Would an extended summer season help coastal resorts recover?
From March to October each year, the Lincolnshire coast comes alive for the official holiday season.
While the last year was an ordeal for businesses in the leisure and tourism sector, all eyes are on the 2021 season as businesses hope to recoup as much of their losses as possible when restrictions are eased.
While there is forecast to be a boom in domestic tourism later this year, there are also calls for an extension to the tourism season to give businesses more time to capitalise on the end of restrictions.
Some tourist hotspots have experimented with this in the last year; Blackpool, for instance, sought to keep its illuminations up two months longer than usual, extending its season until January. Pembrokeshire and Cornwall also extended their seasons and now there are calls for an extension in Lincolnshire.
The merits of this seem clear; the longer the season, the longer businesses in the sector can take bookings, welcome guests and generate revenue. It would also keep people in work for longer, extending temporary or seasonal employment and enable businesses to capitalise on the Christmas and New Year periods, which could be especially lucrative.
This isn’t the first time those in the sector have called for an extended season, but, given the circumstances, now might be their best chance to convince the authorities that the benefits outweigh the risks.
Of course, there are good reasons why the tourism season is over the warmer months; the idea of people shivering in frozen tents or being blown about on a rainy beach isn’t exactly the most appealing image, so the benefits of a longer season won’t affect every tourism business equally. There are also more serious concerns about a prolonged season, particularly around the risk of flooding.
As we know, some areas of Lincolnshire, particularly low-lying areas near the coast, are prone to flooding. And, whether it’s waterlogged roads or actual sites themselves, this is a risk which must be taken seriously as it can be incredibly costly – not to mention dangerous. However, flooding is also a risk in other areas of the country such as Wales and the Lake District where tourism is year-round and this is dealt with through careful planning and sensible precautions to keep people as safe as possible.
But there’s also a question over coronavirus: We all hope and pray that we’ll see the back of it soon, but there are warnings that we may see more surges in case numbers as we approach winter and there could mean more restrictions will be needed. If this is the case, attracting large numbers of tourists from across the country may not be welcome or, indeed, possible, and it could increase the financial cost future restrictions may have.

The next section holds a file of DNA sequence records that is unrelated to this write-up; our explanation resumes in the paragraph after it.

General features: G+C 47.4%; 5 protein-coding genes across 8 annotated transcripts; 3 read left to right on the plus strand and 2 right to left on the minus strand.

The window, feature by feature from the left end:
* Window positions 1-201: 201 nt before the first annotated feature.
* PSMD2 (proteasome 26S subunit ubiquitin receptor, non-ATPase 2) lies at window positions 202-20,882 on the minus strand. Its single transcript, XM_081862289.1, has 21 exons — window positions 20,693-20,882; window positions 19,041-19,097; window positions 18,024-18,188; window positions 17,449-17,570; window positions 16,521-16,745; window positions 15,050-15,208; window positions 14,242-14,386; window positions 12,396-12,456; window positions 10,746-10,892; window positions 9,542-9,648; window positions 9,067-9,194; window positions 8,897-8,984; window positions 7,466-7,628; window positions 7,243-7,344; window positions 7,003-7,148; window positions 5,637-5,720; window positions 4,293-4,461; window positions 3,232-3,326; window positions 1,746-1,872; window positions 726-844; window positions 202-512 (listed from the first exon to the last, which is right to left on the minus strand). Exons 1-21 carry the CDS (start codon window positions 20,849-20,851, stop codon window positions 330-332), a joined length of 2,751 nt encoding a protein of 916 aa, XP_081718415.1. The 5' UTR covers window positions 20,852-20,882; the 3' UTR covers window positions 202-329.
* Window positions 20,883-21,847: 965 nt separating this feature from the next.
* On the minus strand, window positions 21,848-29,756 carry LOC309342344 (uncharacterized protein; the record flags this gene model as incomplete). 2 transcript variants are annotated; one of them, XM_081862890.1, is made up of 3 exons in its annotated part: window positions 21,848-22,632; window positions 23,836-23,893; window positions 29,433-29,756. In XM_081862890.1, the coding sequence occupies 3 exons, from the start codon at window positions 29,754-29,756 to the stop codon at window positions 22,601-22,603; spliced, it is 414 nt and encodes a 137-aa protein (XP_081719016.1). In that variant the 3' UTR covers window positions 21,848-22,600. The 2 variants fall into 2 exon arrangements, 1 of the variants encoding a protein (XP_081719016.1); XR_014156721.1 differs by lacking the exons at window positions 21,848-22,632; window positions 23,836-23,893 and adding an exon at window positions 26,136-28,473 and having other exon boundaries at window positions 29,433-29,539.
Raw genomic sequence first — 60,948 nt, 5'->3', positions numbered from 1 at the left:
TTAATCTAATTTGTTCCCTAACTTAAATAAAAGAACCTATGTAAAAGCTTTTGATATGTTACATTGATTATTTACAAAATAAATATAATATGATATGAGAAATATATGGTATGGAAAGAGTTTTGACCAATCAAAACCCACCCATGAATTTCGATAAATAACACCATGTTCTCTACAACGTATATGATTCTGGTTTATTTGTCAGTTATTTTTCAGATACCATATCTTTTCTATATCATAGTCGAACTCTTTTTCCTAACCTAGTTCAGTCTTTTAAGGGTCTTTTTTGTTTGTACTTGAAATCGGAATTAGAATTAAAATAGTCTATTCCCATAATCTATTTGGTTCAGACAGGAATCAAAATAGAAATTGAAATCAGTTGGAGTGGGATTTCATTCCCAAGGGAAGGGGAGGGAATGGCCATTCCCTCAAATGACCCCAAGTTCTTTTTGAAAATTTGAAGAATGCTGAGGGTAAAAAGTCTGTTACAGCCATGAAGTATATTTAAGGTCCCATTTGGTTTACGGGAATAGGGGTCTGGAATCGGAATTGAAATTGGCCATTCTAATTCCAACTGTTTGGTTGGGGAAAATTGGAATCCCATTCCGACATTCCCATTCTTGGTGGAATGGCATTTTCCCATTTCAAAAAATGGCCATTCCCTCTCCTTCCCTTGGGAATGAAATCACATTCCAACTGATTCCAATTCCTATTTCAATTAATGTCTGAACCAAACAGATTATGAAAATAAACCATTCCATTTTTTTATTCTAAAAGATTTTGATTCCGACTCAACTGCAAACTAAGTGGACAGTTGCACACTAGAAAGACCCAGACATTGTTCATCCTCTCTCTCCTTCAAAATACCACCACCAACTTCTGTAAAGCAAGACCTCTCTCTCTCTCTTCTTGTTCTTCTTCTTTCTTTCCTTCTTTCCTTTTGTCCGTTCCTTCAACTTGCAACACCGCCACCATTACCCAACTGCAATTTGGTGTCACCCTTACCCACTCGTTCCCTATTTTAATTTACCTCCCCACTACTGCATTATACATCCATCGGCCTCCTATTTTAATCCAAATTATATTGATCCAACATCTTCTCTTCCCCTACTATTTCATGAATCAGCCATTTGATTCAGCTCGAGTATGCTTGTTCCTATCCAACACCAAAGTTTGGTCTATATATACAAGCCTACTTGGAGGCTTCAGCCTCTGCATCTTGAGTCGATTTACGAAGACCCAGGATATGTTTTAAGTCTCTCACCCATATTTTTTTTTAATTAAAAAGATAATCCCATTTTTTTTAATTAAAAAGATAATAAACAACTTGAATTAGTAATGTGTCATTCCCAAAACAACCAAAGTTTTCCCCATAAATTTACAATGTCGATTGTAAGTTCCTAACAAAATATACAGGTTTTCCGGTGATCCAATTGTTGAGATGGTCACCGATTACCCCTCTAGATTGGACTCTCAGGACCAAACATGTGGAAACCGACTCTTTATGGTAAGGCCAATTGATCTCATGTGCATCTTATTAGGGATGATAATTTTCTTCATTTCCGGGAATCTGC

But, on the contrary, having a short season also means encouraging more people to visit at the same time, and this could pose a challenge for social distancing, with tourists vying for the limited seating at bars and restaurants for example.
There may also be concerns over the impact a longer season will have on local communities as well as natural environments, and, generally, the ‘down season’ does prove a useful time for businesses to assess, evaluate, adapt or invest to improve their offer for the next year (although I think we’ve all had plenty of ‘down season’ for now!)
But while the drawbacks may be complicated, we should consider how valuable an extended season could be.
Nationally, VisitBritain figures show that the holiday tourism industry in England generated £11 billion in 2019 and the UK tourism sector accounts for almost 10% of the UK’s total GDP and 11% of all jobs. Meanwhile, it was reported that the tourism industry in Lincolnshire reached £1.58 billion in 2018, employing more than 20,000 people, so even a modest increase in visitors could be a great boost for the economy.
Most of this income will be generated during the summer months, with June to September generating more than half of overall tourism income and the rest largely being generated by the so-called ‘shoulder months’ on either side.
However, extending the season won’t necessarily have a dramatic effect because the main drivers for coastal tourism are the weather and school holidays, so businesses will need to work hard to give people a more year-round offer if they’re to take advantage of a longer season.
For example, even though the tourism season traditionally starts in March, coastal resorts such as Skegness only start to see large numbers of visitors from May onward and visitors inevitably decrease from the start of September.
Whether this season is extended or not, Lincolnshire is well-positioned to capitalise on the ending of restrictions: Unlike other tourism hot-spots, coastal resorts in the UK thrive from domestic tourism rather than international visitors and city-breaks may be less appealing to people who are likely to be more wary of crowded areas and busy streets.
Indeed, if we look back to last summer, areas like ours fared better than others, with retail footfall in coastal towns reduced by 24.4% last August compared to 30.8% nationwide and 64% in central London, according to research by Springboard.
With our wealth of small-scale, self-catering accommodation and outdoor attractions, this summer could be a big one, even if it’s not a long one.
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